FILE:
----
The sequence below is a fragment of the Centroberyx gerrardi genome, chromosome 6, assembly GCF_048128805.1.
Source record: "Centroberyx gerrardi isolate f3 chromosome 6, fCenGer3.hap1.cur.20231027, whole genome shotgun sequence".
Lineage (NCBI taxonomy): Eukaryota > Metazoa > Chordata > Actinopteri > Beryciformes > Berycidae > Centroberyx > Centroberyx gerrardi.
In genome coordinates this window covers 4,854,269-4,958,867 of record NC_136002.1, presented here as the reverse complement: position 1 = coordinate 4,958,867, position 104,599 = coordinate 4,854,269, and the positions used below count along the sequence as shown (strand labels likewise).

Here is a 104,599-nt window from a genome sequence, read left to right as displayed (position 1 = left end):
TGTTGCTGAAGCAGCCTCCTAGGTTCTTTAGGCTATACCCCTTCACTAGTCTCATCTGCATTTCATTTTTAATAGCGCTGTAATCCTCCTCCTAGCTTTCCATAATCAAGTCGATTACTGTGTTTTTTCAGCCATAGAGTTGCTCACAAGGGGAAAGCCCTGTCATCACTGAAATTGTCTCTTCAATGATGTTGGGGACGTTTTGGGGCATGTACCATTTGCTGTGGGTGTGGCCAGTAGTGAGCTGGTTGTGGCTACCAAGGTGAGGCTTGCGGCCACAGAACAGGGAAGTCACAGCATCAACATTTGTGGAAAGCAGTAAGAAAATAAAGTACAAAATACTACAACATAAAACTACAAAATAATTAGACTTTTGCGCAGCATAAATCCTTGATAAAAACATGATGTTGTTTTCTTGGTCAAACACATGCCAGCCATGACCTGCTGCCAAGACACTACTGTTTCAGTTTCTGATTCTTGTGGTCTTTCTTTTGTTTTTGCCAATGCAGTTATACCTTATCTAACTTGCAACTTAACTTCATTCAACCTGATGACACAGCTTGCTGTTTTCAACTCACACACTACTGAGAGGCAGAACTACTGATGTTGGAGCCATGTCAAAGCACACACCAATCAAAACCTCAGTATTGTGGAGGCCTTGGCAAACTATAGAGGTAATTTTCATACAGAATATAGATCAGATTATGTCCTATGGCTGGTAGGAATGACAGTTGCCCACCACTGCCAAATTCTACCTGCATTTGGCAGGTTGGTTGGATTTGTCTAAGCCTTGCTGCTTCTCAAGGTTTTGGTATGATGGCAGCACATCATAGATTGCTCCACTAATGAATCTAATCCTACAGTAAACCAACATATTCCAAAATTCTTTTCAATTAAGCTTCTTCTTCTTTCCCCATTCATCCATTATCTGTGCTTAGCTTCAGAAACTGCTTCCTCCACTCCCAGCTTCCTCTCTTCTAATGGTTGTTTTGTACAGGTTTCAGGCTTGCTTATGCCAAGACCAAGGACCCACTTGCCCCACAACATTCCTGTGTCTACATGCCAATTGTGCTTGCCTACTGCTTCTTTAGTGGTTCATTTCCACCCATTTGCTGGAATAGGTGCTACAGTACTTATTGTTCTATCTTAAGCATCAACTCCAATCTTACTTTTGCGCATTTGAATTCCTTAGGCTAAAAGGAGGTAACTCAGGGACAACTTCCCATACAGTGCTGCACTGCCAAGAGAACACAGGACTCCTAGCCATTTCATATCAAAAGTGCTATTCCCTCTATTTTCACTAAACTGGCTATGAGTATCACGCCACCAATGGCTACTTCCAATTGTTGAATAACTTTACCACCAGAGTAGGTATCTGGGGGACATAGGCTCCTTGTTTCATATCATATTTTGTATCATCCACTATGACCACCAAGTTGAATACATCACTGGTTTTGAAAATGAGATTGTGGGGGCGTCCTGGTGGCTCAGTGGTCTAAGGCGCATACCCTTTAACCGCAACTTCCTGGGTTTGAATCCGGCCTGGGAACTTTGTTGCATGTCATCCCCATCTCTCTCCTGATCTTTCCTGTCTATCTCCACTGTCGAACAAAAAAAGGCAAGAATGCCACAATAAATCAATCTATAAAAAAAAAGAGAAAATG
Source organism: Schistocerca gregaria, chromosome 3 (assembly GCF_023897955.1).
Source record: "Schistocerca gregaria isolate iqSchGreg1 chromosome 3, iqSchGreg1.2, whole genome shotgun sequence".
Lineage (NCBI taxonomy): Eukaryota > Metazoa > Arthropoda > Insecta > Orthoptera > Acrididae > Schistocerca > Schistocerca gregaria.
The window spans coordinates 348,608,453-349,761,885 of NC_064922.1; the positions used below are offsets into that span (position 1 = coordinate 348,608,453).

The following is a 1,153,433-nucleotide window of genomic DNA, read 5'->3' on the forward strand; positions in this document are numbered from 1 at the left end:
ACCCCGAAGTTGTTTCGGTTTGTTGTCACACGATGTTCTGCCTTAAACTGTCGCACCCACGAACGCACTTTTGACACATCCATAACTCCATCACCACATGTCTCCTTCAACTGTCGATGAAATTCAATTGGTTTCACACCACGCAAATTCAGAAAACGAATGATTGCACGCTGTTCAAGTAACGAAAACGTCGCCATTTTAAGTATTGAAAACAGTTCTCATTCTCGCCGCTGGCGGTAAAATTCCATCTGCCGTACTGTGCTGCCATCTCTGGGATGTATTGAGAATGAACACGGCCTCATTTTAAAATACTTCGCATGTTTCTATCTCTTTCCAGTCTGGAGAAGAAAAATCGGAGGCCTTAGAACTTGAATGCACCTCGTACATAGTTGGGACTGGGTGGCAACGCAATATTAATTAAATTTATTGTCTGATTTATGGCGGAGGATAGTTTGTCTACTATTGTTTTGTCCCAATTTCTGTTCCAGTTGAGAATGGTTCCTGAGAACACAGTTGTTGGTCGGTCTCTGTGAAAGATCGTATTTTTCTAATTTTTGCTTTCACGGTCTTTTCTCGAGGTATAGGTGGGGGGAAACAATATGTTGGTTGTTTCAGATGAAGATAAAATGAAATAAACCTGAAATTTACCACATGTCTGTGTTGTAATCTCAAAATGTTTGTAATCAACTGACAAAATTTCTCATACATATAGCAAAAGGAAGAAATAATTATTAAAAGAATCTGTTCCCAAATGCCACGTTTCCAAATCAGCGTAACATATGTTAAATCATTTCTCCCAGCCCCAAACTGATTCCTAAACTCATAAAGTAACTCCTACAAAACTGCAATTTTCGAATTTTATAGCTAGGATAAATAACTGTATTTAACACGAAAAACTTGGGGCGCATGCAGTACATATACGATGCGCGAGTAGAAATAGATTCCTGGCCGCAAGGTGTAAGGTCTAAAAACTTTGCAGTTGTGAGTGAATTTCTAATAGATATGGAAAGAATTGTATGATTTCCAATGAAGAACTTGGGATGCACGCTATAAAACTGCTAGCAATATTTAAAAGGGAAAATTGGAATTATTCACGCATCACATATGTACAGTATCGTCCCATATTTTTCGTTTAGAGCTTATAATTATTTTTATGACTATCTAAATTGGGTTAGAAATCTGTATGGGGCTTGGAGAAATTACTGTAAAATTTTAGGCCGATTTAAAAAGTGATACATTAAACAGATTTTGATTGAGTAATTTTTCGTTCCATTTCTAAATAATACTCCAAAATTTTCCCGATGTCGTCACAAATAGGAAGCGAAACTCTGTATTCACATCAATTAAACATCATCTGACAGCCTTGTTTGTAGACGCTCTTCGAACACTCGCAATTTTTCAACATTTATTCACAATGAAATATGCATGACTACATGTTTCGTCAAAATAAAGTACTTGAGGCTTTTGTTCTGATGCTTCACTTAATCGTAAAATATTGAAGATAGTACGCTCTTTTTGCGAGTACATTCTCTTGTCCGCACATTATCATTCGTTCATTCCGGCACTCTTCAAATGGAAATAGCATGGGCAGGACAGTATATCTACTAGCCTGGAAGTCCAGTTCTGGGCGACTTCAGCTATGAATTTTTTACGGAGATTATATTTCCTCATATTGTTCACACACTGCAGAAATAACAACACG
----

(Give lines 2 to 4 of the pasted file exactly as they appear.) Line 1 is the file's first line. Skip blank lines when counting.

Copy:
Source record: "Centroberyx gerrardi isolate f3 chromosome 6, fCenGer3.hap1.cur.20231027, whole genome shotgun sequence".
Lineage (NCBI taxonomy): Eukaryota > Metazoa > Chordata > Actinopteri > Beryciformes > Berycidae > Centroberyx > Centroberyx gerrardi.
In genome coordinates this window covers 4,854,269-4,958,867 of record NC_136002.1, presented here as the reverse complement: position 1 = coordinate 4,958,867, position 104,599 = coordinate 4,854,269, and the positions used below count along the sequence as shown (strand labels likewise).